When presenting a demo, if you say, “Remember when I showed you…?” It is unlikely that your prospect will remember! Why?
The National Training Center Average Learning Retention Rates study showed the following information retention rates for different modes of delivery:
- Lecture: 5%. What do you remember from your first-year college or university lectures (or any lectures)? Not much!
- Reading: 10%. This is why we reread books, highlight passages, and make notes.
- Audio-Visual: 20%. Each sense that is engaged gives us another 10% additional retention. See a piece of paper? 10% retention of the experience. See and hear the paper being crumpled? 20%. See, hear, and feel the paper being crumpled? 30%. Add taste? 40%. Include a scent? 50%. This is why props and visual aids help to improve retention rates in demos and presentations.
- Demos: 30%. This means that 70% of what you deliver in a traditional demo is forgotten! That’s 7 out of 10 pieces of information that you present.
- Discussion: 50%. This is logical; when people discuss an idea, and especially when there is a question about the idea, it is remembered reasonably well. This is one of the main reasons to turn a demo into a conversation.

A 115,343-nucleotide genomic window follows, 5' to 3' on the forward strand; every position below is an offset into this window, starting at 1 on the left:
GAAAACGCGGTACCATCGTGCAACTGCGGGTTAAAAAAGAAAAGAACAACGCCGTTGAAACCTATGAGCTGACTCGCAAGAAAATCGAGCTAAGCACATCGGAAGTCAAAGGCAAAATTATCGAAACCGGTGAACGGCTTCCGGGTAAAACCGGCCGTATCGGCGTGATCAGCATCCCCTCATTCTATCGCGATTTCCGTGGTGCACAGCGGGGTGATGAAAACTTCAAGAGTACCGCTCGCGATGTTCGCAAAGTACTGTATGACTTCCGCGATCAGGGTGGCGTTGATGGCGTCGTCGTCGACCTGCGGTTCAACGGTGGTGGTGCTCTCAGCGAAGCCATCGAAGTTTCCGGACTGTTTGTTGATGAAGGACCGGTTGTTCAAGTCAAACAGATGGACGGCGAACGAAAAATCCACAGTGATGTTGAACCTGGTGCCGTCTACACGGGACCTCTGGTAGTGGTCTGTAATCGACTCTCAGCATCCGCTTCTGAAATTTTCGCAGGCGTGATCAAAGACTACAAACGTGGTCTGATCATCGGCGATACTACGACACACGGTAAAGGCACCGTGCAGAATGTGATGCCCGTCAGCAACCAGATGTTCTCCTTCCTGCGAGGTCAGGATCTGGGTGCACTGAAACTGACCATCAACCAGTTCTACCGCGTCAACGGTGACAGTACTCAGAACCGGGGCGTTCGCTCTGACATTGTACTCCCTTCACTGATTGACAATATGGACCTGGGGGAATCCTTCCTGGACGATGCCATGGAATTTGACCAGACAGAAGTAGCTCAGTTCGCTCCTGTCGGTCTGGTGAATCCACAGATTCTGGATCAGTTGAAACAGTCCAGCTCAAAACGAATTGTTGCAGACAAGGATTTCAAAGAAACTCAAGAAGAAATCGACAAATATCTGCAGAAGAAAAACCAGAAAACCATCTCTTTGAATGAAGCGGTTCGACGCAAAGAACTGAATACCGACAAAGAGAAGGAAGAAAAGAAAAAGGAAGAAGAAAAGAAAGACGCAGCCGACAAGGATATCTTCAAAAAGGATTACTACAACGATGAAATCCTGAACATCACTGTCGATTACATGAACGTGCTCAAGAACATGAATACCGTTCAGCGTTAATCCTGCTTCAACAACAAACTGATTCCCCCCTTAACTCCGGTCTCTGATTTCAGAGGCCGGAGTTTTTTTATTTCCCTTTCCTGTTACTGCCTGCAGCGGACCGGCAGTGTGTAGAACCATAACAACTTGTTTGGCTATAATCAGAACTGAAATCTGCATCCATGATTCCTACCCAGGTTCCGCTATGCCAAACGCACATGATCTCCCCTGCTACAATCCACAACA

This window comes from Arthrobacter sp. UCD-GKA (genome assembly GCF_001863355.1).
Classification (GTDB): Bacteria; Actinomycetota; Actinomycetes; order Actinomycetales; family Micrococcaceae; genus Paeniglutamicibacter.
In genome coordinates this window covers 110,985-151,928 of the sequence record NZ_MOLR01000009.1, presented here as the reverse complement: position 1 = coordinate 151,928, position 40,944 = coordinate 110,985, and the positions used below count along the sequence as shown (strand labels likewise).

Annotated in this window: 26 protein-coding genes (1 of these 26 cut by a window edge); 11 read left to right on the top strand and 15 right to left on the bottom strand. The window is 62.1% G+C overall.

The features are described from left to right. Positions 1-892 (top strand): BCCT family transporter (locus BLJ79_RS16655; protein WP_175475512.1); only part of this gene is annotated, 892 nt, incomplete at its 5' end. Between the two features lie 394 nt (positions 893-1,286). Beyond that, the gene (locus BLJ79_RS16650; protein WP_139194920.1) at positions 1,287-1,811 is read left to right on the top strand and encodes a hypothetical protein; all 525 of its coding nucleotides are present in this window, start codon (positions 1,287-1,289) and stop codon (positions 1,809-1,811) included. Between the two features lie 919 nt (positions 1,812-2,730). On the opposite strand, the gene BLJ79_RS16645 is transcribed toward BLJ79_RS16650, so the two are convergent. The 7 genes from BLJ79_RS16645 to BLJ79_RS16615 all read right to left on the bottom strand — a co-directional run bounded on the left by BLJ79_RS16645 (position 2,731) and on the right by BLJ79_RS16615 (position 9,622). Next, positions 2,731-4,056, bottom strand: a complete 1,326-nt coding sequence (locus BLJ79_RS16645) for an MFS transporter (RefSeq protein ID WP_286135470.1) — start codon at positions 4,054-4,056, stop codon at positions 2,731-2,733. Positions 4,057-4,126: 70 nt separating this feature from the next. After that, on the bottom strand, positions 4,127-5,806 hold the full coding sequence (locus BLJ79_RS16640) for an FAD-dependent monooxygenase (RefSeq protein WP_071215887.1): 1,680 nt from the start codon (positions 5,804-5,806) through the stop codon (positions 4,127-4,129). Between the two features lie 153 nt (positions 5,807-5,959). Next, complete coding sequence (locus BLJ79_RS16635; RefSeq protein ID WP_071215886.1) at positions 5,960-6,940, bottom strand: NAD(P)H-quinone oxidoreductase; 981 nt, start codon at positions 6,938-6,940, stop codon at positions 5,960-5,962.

- Practice by Doing: 75%. That’s why role-play is so important. That’s also why we emphasize and do multiple role-play sessions in Great Demo! and Doing Discovery Workshops.
- Peer Teaching/Immediate Use: 90%. One of the best ways to really learn something is to teach it to someone else. Nothing crystallizes your understanding of an idea like having to explain it to another person.
Let’s go back to the question, “Remember when I showed you…?” There is a 70% probability that your audience won’t remember what you are referring to. This likely gets worse with demos delivered over the web, as well.
What portions of a demo or presentation are retained most strongly? What 30% will your audience remember? The primacy-recency effect (and serial positioning effect) tells us that the first few ideas will be remembered best, and the last item next best.
That’s one reason why Great Demo! methodology guides you to “Do the Last Thing First” and present the most compelling deliverable for your prospect right at the beginning of the demo, and to deliver a crisp summary of the key points at the very end.